Thanks Juliet for hosting such an interesting debate, and I’m finding that the issue of the "evolutionary and revolutionary” in relation to time to be very useful in relation to curating, as touched on by several of the respondents here, including by Stephanie in relation to her very witty work which is pin sharp about time and money and systems. This makes me think about how Open Source production methods in particular, and how much this challenges conventional curators to think about invisible processes and how these might be ‘exhibited’. I’m rather fond of Dominic Smith’s research in this area, and his ‘forking’ of the Shredder project ….. http://www.avfestival.co.uk/programme/2010/events-exhibitions/feral-trade-talks-dominic-smith
This link is part of a festival, and of course festivals have traditionally been curatorial spaces which are more forgiving of the ‘unfinished’ or the ‘in-progress’ and as Ken has pointed out, of the performative.
Because I’ve been researching about collecting recently, I’ve also been considering those spaces that are harder nuts to crack in connection with ‘process’, namely museums and collections. Ken’s citing of conceptual and performance work, is again a useful parallel here, because some of these works are actually collected in the form of instruction sets, and there is an incremental growth in knowledge of how to collect ‘versioned’ new media works which allow for further evolution, such as Thomson and Craighead’s work collected by the Harris Museum and Art Gallery:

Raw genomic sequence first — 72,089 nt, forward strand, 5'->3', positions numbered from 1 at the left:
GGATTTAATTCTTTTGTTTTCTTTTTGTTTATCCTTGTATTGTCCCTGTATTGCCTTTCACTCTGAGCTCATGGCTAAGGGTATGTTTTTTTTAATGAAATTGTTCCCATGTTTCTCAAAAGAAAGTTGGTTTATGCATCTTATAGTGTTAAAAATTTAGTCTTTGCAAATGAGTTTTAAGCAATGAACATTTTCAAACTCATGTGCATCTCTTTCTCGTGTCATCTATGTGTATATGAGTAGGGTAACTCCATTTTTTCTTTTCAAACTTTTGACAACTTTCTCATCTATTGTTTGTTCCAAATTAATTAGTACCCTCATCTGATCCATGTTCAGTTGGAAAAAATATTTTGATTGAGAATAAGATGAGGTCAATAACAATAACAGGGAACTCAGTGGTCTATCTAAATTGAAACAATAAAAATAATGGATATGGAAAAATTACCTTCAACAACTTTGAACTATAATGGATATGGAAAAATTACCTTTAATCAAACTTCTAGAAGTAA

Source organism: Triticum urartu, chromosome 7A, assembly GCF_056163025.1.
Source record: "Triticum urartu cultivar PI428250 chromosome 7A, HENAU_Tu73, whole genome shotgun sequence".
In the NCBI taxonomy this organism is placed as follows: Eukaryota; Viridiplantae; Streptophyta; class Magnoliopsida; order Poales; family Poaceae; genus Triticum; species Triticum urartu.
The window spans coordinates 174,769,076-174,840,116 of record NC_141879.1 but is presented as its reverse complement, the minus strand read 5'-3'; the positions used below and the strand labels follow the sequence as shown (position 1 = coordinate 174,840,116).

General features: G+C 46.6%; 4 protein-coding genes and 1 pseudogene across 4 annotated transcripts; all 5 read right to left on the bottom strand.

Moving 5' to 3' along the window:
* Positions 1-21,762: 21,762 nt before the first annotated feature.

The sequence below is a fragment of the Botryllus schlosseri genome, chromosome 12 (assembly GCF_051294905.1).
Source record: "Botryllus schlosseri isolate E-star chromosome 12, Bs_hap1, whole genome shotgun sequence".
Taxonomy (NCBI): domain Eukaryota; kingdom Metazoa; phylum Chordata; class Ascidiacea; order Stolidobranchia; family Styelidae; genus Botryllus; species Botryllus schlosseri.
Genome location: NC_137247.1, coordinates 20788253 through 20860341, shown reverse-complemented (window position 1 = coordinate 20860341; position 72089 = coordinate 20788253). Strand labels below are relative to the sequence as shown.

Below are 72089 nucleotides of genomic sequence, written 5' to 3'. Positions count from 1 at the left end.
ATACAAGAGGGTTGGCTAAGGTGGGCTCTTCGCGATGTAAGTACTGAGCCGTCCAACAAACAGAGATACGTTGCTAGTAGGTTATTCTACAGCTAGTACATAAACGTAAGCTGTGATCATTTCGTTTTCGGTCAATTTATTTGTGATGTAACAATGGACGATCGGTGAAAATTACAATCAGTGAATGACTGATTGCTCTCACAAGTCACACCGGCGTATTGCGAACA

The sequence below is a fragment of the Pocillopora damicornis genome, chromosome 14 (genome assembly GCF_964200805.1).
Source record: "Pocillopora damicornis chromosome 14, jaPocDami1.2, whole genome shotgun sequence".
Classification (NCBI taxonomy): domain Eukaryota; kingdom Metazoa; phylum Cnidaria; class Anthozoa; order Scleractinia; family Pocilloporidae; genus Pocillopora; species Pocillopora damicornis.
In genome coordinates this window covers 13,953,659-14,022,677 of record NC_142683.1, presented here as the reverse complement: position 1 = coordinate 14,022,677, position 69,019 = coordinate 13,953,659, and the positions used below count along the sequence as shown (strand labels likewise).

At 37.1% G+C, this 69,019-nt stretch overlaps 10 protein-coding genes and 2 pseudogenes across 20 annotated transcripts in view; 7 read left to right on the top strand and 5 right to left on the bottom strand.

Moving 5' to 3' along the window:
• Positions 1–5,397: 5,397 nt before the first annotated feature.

Taylor, Lindsay (2014) “From exhibition to collection: Harris Museum and Art Gallery.” In: Graham, Beryl (ed.) New Collecting: Exhibiting and Audiences after New Media Art. London: Ashgate.
I’d love to hear about any other examples of slow evolution or radical innovation - are festivals the way forward or are collections the only way to enter art history?
On 15 May 2015, at 01:26, Ken Friedman <[log in to unmask]<mailto:[log in to unmask]>> wrote:
You raises good points on the issue of evolutionary change as contrasted with revolutionary change. I’ve been thinking about these issues. In management studies and organisation theory, there is a similar contrast between incremental innovation and radical innovation.
Beryl Graham, Professor of New Media Art
CRUMB web resource for new media art curators http://www.crumbweb.org
Research Student Manager, Art and Design
MA Curating Course Leader http://www.macurating.net
Faculty of Arts, Design, and Media, University of Sunderland
The David Puttnam Media Centre, St Peter's Way, Sunderland, SR6 0DD Tel: +44 191 515 2896
New Collecting: Exhibiting and Audiences, Ashgate<http://www.ashgate.com/isbn/9781409448945>
Rethinking Curating: Art After New Media, MIT Press<http://mitpress.mit.edu/catalog/item/default.asp?ttype=2&tid=12071>
A Brief History of Curating New Media Art, The Green Box<http://www.thegreenbox.net/en/books/brief-history-curating-new-media-art>